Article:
Thread: Trailer Hitches
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Old 07-11-2012, 01:54 PM   #20
hockeyfan27
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Join Date: Jul 2009
Location: Durham Region
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Quote:
Originally Posted by calegrant View Post
Someone else chime in here please because this dudes ignorance is going to cause a lot of headache or worse.

If a vehicle is rated for 3000 pounds, that's max...no exception. It's also likely that that figure was determined with a small load in the vehicle already, which you likely won't have if you're going to the lake. So factor in hundreds of pounds of gear in the van with several hundred more in the boat with coolers/fuel. You're now well over your limit, but you for some reason think your corpse carrier is a hauling vehicle....no, **** no.

If you already KNOW you'll encounter 6 different types of trailers you'll be hauling for gods sake man get a proper vehicle, that is a lot of variety which most people don't have and even they justify a truck for what they want to tow. The honda may be adaquate for the once a year tent trailer trip, but you're trying to avoid the fact that your lifestyle necessitates a gas guzzling truck or suv. Those loads repeatedly being behind your van is going to tear the ever loving shit out of your drivetrain, or potentially put your and your family in a situation where you wish you didn't have several thousand pounds pushing you into harms way.

/rant
I do appreciate your concern but I don't think I'm pushing the envelope here, if so, not beyond the scope of what is safe.

Like BigD said,
Quote:
Originally Posted by BigD
You can tow 5000 lbs with a sedan no problem, just need to know what you're doing.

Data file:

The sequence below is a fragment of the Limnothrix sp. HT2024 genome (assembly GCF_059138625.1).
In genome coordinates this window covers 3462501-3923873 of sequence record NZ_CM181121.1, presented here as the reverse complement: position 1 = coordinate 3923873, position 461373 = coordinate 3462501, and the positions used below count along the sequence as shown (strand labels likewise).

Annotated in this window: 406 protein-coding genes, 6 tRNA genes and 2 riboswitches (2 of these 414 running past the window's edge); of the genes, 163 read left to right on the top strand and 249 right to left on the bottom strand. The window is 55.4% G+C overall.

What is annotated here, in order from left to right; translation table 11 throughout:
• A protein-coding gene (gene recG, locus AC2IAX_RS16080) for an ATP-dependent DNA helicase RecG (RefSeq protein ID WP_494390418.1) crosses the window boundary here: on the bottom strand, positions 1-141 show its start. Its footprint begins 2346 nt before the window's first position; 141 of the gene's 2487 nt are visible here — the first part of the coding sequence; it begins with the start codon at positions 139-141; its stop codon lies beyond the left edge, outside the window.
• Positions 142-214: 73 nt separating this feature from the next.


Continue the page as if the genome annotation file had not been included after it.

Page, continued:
Go take a look at that web link I posted, it blew my mind. My co-worker bought a hitch and trailer from them and just left on a road trip with his diesel Jetta towing a 17' trailer. (and he was going to Vancouver!) I think the key to being safe when approaching the weight limit (or in his case, exceeding it) is having the trailer brakes and of course adjusting your driving style with your load in mind.

You did make a good point about the load in the van in addition to trailer weight, that is what brought me to the conclusion that an ATF cooler might be a wise investemnt.

Quote:
Originally Posted by calegrant View Post
for gods sake man get a proper vehicle
I'm not a big fan of minivans, however it was the best fit for my needs. Ideally I would have got a Suburban & even more ideally, get it converted to diesel by Duraburb. My wife and I spent months weighing our options. Our conclusions were: 1- This isn't my daily driver (I would enjoy the challenge of parking a big vehicle and wouldn't mind walking a bit if size appropriate parking was further away. My wife, with 3 kids in tow, not so much) 2-We'd be towing less then 10% of the time and a majority of that would be one of the 3 trailers I own, each being under 1500# all loaded up. 3-gas is not getting cheaper.

If the travel trailer or the big boat were mine, or I was towing them more often, I'd be in a full sized SUV for sure.

Quote:
Originally Posted by thomase30 View Post
You have to remove it or just lower it. We have done quite a few at my work and never had to remove the exhaust just unhook it from the rear hangers and slide the hitch over it
Quote:
Originally Posted by Axxe View Post
Good call on the ATF cooler. If you're DIY inclined just do it yourself. Shouldn't have any issues with exhaust, it's a relatively new van and honda exhaust typically come off readily (especially the back halfs where there is less heat). If that's the only thing holding you back from DIY you're fine.
I just re-read the instructions and is says "temporarily lowered" not removed. so I may give it a go myself and get my mechanic to toss in the tranny cooler. (I know my limits!)

Thanks guys!
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